Surge in infiltration 'disturbing', but Kashmir improves: PM | delhi | Hindustan Times
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Surge in infiltration 'disturbing', but Kashmir improves: PM

The surge in infiltration bids from across the border in Jammu and Kashmir was "disturbing", Prime Minister Manmohan Singh said today while expressing satisfaction over the "substantial improvement" in the situation in the state.

delhi Updated: Aug 17, 2009 17:09 IST

The surge in infiltration bids from across the border in Jammu and Kashmir was "disturbing", Prime Minister Manmohan Singh said on Monday while expressing satisfaction over the "substantial improvement" in the situation in the state.

Addressing a meeting on internal security attended by chief ministers, the prime minister said the situation in Kashmir had seen "a substantial improvement in the past few years".

"Figures of violence have been steadily declining and are today at an all-time low. But there are some disturbing trends on the horizon," he said.

"Levels of infiltration which had come down very substantially have seen a surge this year," the prime minister said, adding the infiltrators were "more battle-hardened, better equipped, and in possession of sophisticated communications".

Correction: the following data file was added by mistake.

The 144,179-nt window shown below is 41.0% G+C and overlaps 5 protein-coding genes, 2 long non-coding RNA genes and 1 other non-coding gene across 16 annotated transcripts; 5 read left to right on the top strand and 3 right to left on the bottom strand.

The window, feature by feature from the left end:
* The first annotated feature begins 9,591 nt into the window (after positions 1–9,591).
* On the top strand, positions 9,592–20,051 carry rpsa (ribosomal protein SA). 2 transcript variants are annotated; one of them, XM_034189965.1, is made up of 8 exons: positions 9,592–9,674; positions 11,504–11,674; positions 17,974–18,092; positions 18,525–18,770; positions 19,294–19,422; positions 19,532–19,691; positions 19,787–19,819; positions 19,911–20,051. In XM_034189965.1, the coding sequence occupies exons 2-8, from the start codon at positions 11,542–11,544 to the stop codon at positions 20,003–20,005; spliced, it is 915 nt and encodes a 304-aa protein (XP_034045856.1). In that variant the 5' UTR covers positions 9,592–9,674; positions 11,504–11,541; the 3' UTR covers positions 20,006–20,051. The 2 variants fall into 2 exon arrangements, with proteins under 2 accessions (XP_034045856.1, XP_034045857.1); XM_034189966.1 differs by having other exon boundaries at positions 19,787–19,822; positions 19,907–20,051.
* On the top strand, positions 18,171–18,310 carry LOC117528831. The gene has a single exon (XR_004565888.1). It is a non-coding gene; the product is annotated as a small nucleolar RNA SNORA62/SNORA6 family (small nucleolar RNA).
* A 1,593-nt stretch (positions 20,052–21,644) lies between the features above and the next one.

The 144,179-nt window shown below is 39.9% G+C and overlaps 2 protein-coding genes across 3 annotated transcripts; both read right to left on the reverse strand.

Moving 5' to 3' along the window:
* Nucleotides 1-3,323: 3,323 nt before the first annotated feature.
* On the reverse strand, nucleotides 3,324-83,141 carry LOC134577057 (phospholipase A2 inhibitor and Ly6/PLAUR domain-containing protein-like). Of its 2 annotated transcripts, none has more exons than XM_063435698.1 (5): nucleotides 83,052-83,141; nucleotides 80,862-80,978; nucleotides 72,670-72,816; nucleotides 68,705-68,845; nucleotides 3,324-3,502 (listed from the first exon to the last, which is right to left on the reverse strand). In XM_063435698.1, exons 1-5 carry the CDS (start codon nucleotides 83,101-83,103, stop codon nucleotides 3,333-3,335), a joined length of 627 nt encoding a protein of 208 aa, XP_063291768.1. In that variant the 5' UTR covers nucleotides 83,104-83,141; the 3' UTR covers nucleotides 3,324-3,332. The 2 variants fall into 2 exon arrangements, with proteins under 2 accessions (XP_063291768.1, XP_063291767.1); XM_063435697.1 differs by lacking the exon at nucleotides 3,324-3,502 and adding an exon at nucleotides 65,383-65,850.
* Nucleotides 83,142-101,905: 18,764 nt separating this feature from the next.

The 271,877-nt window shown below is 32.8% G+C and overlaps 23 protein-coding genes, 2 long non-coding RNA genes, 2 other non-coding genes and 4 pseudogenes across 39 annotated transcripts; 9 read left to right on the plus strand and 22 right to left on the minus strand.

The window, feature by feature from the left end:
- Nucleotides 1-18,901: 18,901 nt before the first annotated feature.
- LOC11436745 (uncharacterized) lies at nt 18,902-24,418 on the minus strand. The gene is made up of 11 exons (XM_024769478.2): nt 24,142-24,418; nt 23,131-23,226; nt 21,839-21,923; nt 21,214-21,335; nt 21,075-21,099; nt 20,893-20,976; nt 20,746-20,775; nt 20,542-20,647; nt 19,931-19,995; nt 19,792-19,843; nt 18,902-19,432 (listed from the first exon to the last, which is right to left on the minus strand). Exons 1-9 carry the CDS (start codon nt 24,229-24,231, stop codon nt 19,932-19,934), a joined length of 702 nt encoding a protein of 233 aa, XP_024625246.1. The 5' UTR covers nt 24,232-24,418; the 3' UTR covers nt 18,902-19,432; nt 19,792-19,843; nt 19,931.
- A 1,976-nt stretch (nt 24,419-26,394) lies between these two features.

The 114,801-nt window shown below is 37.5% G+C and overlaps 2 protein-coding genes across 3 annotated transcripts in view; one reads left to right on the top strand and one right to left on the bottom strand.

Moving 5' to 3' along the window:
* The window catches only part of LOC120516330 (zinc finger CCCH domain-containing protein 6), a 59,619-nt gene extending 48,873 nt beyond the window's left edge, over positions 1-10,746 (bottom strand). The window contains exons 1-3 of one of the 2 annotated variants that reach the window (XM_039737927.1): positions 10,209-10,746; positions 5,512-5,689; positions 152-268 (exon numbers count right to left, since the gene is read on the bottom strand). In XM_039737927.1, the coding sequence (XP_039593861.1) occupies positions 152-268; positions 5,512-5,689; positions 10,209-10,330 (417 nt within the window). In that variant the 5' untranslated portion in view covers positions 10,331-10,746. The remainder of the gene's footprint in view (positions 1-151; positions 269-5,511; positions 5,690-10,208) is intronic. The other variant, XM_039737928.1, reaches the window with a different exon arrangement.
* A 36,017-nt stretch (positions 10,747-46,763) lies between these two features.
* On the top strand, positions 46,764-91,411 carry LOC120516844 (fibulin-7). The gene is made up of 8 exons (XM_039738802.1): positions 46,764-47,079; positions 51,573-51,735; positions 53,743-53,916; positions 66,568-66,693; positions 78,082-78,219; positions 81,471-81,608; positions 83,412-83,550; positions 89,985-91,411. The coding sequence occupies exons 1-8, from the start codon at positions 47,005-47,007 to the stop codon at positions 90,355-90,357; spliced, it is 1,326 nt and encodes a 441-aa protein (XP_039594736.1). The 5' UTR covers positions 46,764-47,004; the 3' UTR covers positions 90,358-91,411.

Manmohan Singh said terrorists had expanded their area of operation "far beyond the confines of Jammu and Kashmir" to "all parts of our country".

The prime minister said the militant outfits were reviving their over-ground activities and attempts were being made to "link isolated and unconnected incidents - such as Shopian - to create an impression of a groundswell of anti-national feeling".

"All this shows that efforts to disturb the current status quo have not been given up," he said.

Agitational politics has seen a rise in the Kashmir valley in the past few months triggering a new spate of shutdowns and protest demonstrations. It all started with the May 29 rape and murder of two women in south Kashmir Shopian that triggered valley-wide protests bringing the state on a standstill for almost three weeks in June this year.

Separatist groups and some mainstream political parties have alleged that security forces are behind the crime, which Chief Minister Omar Abdullah has admitted was initially "badly" handled by the state administration.